This efficiency improvement allows designers to reduce the volume of their PFC designs while delivering the same power, or to increase power in a design of the same volume.

Figure 2. When used in a 3-phase PFC, the SiC MOSFET reduces power loss by 66 percent when compared to an IGBT-based design. The image was provided by Bodo’s Power Systems magazine.

The TW070J120B integrated diode has an excellent forward voltage (VDSF) of only -1.35 V (typical) and is very resistant to current surges, handling current pulses of up to 72 A (TC = 25 °C). The -10 V to 25 V gate-source (VGSS) range is wider than competing products, making design easier, and the high gate threshold (Vth) range of 4.2 to 5.8 V protects against unwanted switching caused by gate voltage fluctuations and noise.

Accelerating Sic-Based Pfc Design

While the transition from silicon IGBT to  silicon carbide  MOSFET in power converters is relatively simple in comparison to other Wide Band Gap (WBG) technologies, access to reference designs is universally acknowledged as the quickest way to master new technologies. The Toshiba 3-phase, 400 V AC input PFC reference design was created with EV charging applications in mind (Figure 3).

Figure 3. In Toshiba’s 3-phase, 400 V PFC reference design, the TW070J120B SiC MOSFETs are linked with the gate drive optocoupler. Bodo’s Power Systems magazine provided the image.
Figure 4. Toshiba’s 3-phase, 400 V PFC reference design is ideal for battery charging applications requiring bidirectional DC-DC converters. Bodo’s Power Systems magazine provided the image.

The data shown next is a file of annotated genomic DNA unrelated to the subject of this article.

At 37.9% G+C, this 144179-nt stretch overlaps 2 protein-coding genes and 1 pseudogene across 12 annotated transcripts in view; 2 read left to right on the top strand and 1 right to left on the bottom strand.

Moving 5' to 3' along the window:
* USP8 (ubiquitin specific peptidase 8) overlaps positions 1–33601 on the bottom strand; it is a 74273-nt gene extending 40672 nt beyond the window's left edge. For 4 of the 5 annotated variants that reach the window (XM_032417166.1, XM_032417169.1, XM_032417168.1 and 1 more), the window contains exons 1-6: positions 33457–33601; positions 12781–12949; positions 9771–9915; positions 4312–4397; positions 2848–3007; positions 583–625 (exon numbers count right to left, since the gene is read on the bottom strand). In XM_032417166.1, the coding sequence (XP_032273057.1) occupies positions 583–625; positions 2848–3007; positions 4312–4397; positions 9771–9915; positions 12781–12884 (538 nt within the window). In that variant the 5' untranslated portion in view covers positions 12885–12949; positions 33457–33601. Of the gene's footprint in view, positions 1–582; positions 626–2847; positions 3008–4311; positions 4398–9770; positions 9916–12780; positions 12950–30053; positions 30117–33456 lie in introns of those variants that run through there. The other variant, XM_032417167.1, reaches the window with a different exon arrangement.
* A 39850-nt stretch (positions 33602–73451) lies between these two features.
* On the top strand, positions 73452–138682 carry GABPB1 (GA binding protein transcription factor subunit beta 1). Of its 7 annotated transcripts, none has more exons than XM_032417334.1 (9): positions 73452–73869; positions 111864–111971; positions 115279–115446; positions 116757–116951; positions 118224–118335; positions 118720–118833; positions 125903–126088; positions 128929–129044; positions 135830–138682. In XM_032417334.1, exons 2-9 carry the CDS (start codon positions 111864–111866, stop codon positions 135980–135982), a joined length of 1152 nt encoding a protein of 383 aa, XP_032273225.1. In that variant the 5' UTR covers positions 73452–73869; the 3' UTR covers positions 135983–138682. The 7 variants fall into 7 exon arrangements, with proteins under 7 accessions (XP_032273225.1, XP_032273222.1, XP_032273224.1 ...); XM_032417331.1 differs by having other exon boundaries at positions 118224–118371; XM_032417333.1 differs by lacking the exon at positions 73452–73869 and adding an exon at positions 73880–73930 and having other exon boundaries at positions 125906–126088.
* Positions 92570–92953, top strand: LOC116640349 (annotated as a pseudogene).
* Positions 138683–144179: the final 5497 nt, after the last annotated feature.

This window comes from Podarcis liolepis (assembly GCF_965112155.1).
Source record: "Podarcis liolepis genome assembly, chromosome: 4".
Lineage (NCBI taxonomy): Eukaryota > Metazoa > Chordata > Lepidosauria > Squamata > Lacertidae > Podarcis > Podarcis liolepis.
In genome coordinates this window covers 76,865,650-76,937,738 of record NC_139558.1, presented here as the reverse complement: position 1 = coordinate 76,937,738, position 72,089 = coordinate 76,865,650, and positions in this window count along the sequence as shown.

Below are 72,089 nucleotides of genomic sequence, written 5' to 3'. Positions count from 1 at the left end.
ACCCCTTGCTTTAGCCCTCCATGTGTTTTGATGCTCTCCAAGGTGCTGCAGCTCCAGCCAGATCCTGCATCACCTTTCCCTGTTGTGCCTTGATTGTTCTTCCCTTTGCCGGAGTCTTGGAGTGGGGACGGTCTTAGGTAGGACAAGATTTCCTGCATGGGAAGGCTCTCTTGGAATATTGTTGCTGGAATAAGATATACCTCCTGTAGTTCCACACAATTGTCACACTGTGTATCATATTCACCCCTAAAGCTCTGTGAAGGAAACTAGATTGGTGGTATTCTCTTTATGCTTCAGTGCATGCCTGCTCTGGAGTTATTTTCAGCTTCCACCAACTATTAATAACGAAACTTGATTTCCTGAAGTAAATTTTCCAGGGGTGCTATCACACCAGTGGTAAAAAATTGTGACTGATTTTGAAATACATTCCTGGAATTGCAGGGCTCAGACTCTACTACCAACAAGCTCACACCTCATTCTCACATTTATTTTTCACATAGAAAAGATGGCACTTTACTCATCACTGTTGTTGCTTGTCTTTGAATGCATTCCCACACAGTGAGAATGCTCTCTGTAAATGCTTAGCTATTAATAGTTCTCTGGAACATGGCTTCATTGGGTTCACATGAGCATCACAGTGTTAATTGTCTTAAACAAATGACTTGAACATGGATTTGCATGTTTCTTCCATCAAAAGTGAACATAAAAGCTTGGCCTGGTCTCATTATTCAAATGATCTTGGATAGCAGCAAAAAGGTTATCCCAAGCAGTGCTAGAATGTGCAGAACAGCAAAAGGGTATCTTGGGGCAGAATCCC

It achieves a conversion efficiency of 97% and a power factor of 0.99 or better while producing a 750 V DC link output. It employs a bridgeless 3-phase totem pole design, switching each phase directly from a 50 or 60 Hz line of between 312 V AC and 528 V AC, and is suitable for use with bidirectional DC-DC converters to implement EV battery chargers, for which a further reference design is being developed.

To achieve optimal performance, the reference design combines 1200 V TW070J120B SiC MOSFETs with gate drive optocoupler. This enables switching frequencies of 50 kHz to be used, which is higher than those permitted by IGBTs, resulting in a reduction in the size of both the inductors and the power converter. Higher switching frequencies can make meeting EMI requirements more difficult. The switching speed of the gate drive circuit, on the other hand, is easily adjustable, albeit at the expense of overall efficiency.

The application of the correct gate signal is critical to the optimal control of SiC MOSFETs, as is adhering to the application of gate voltages as defined in the datasheet. The reference design ensures that this is always between -10 V and 25 V, with the turn-on voltage set to be between 18 V and 20 V and the turn-off voltage set to be between 0 V and -5 V.

The gate requires 70 nC at turn-on, so the gate driver must be capable of supplying this energy at the selected switching frequency. The gate drive optocoupler can sink and source up to 4 A, which is enough to drive and discharge the TW070J120B gate. It also has overcurrent and undervoltage lock-out protection to ensure that system abnormalities are handled effectively.